Monday, 30th October 2017

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Hey Ram! So many films on Gandhi!

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By Bollywood is witnessing a veritable outpouring of films on Gandhiji, reports S. Ramachandran
  • Published 2.04.06

Guess who’s the flavour of the season in Bollywood right now? No, it’s not the scrumptious King Khan, nor is it AB’s beautiful Baby. The man who’s got several film makers firmly in his thrall is none other than a thin, dhoti-clad, freedom fighter who was shot dead more than 50 years ago. Yes, it’s Mahatma Gandhi we’re talking about ? a national icon who is often regarded as someone who’s been largely forgotten by the young today.

That does not quite seem to be the case, however. Suddenly, a clutch of films is being made on Gandhi ? films that look at the man and his ideals from different standpoints. One was released last year and at least four more are in the works. These, of course, top two earlier films ? Richard Attenborough’s film and Shyam Benegal’s The Making of the Mahatma. That makes for a veritable outpouring of films on the father of the nation.

Take Jahnu Barua’s Maine Gandhi Ko Nahin Maara, which was released last year. Starring Anupam Kher and Urmila Matondkar, the film dwells on the values of Mahatma Gandhi that are sorely missing in today’s society. Vinay Mudgal’s Aakhri Gandhi, to hit the theatres at the end of this year, echoes similar sentiments. Then Anil Kapoor’s Gandhi ? My Father deals with the friction between the Mahatma and his son Harilal. Other Gandhi films in the Bollywood pipeline include Vidhu Vinod Chopra’s Munnabhai Meets Mahatma, which is about a don who meets Gandhi, and debutant director Abhik Bhanu’s Sab Kuch Hai Kuch Bhi Nahin, where a writer wants to make it big by penning a controversial book on Gandhi.

To be sure, films on Gandhi have been made before. After the stupendous success of Richard Attenborough’s film, where Ben Kingsley turned in an Oscar-winning performance as Gandhi, Shyam Benegal made The Making of the Mahatma with Rajit Kapur in the lead. Mahatma Gandhi made relatively fleeting appearances in films like Ketan Mehta’s Sardar (Annu Kapoor), Jabbar Patel’s Babasaheb Ambedkar (Mohan Gokhale), Veer Savarkar (Surendra Rajan) and Kamal Hasan’s Hey Ram (Naseeruddin Shah).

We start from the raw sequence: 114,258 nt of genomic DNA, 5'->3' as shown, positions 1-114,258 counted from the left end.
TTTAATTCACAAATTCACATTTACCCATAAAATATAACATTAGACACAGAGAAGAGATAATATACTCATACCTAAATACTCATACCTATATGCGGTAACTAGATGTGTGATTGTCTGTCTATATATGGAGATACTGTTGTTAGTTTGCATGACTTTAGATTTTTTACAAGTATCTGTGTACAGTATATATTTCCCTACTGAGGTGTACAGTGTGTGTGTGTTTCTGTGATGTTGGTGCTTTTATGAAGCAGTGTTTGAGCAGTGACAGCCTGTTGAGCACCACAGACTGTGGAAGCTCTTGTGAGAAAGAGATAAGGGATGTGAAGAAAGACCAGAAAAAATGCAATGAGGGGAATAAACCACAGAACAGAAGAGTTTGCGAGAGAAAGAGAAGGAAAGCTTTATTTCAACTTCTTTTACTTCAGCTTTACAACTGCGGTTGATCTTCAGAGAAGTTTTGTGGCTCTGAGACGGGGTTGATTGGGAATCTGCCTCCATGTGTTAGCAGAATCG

Many of the new films do not deal with Gandhi conventionally, though. Vijay Ghatge’s film Shobhayatra, released last year to lukewarm commercial response, is a good example of this new trend. Shobhayatra took a dig at the system by showing a local don organising a procession of national figures to further his own interests. Assorted lowlifes dress up as Gandhi, Jawaharlal Nehru, Lokamanya Tilak, Subash Chandra Bose and so on. The man who plays Gandhi (Prithvi Sankhla) is a goon with underworld contacts. Sacrilege? Not quite, feels Ghatge. “The original play had a strong social message which I felt translated well on the screen,” says Ghatge.

Again, take Jayant Gilatar’s film White Land. Rather than deal with the Mahatma directly, it focuses on the problems of workers in the salt pans of Gujarat after Gandhi flouted the Salt Act in 1930.

So are these film makers just riding on the Gandhi name, trying to garner pelf and publicity for themselves by exploiting the star value of a man who, willy-nilly, remains our biggest national icon?

“Not at all,” says Gilatar. “I don’t want to piggyback on Gandhi. My film is about those salt pan workers. It talks about their life and goes into the details of what their problems are today. Agreed, the Mahatma violated the Salt Act. But what has the country done for those salt workers? Their problems and predicament remain the same even today,” he says.

Bhanu too trashes the idea of exploiting Gandhi, adding that his film was not so much about Gandhi as about his values and principles and how they are relevant in the present context.

Indeed, nearly all these film makers agree that Gandhi and his ideals have a role to play in society even today. “There is such an erosion of values in society. We need a man to make peace, a man to look up to,” exclaims Vinay Mudgal.

Jahnu Barua too shares similar sentiments. “My film talks about the things I feel. Who has destroyed these values? Who has destroyed Gandhi’s principles in society today?” asks the 10-time national award winner.

But will making films on Gandhi help to reinstil his values in today’s society? “Why not?” retorts Anupam Kher who plays the lead role in Aakhri Gandhi. “He is a symbol of peace. He is needed today. Everyone wants some kind of a role model. Who better than Mahatma Gandhi to look up to,” he argues.

Kher feels passionately about the subject. For he knows all about the power and the glory of portraying a man like Gandhi. The Mahatma’s great grandson Tushar Gandhi sent Kher an SMS after watching Maine Gandhi Ko Nahin Maara, telling him: “I was touched by the film. Brilliant performances. At the end, I felt guilty!”

Evidently, Mohandas Karamchand Gandhi is alive and well in Bollywood. What remains to be seen, though, is whether or not he will set the box office ringing.